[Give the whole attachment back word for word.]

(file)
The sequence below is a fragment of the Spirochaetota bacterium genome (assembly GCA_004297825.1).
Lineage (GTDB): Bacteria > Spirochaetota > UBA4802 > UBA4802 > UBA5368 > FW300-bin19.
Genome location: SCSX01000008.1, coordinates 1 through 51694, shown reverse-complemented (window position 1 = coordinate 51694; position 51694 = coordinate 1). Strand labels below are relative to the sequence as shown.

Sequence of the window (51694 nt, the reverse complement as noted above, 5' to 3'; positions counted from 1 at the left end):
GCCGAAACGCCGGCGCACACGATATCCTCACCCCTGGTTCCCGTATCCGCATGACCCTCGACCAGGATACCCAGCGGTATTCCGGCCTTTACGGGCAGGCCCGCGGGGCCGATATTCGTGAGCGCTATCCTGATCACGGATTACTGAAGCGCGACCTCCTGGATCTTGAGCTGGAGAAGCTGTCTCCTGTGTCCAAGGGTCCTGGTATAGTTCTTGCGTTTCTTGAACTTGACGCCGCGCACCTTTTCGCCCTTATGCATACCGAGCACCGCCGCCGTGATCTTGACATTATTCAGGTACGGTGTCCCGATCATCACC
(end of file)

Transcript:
The sequence below is a fragment of the Spirochaetota bacterium genome (assembly GCA_004297825.1).
Lineage (GTDB): Bacteria > Spirochaetota > UBA4802 > UBA4802 > UBA5368 > FW300-bin19.
Genome location: SCSX01000008.1, coordinates 1 through 51694, shown reverse-complemented (window position 1 = coordinate 51694; position 51694 = coordinate 1). Strand labels below are relative to the sequence as shown.

Sequence of the window (51694 nt, the reverse complement as noted above, 5' to 3'; positions counted from 1 at the left end):
GCCGAAACGCCGGCGCACACGATATCCTCACCCCTGGTTCCCGTATCCGCATGACCCTCGACCAGGATACCCAGCGGTATTCCGGCCTTTACGGGCAGGCCCGCGGGGCCGATATTCGTGAGCGCTATCCTGATCACGGATTACTGAAGCGCGACCTCCTGGATCTTGAGCTGGAGAAGCTGTCTCCTGTGTCCAAGGGTCCTGGTATAGTTCTTGCGTTTCTTGAACTTGACGCCGCGCACCTTTTCGCCCTTATGCATACCGAGCACCGCCGCCGTGATCTTGACATTATTCAGGTACGGTGTCCCGATCATCACC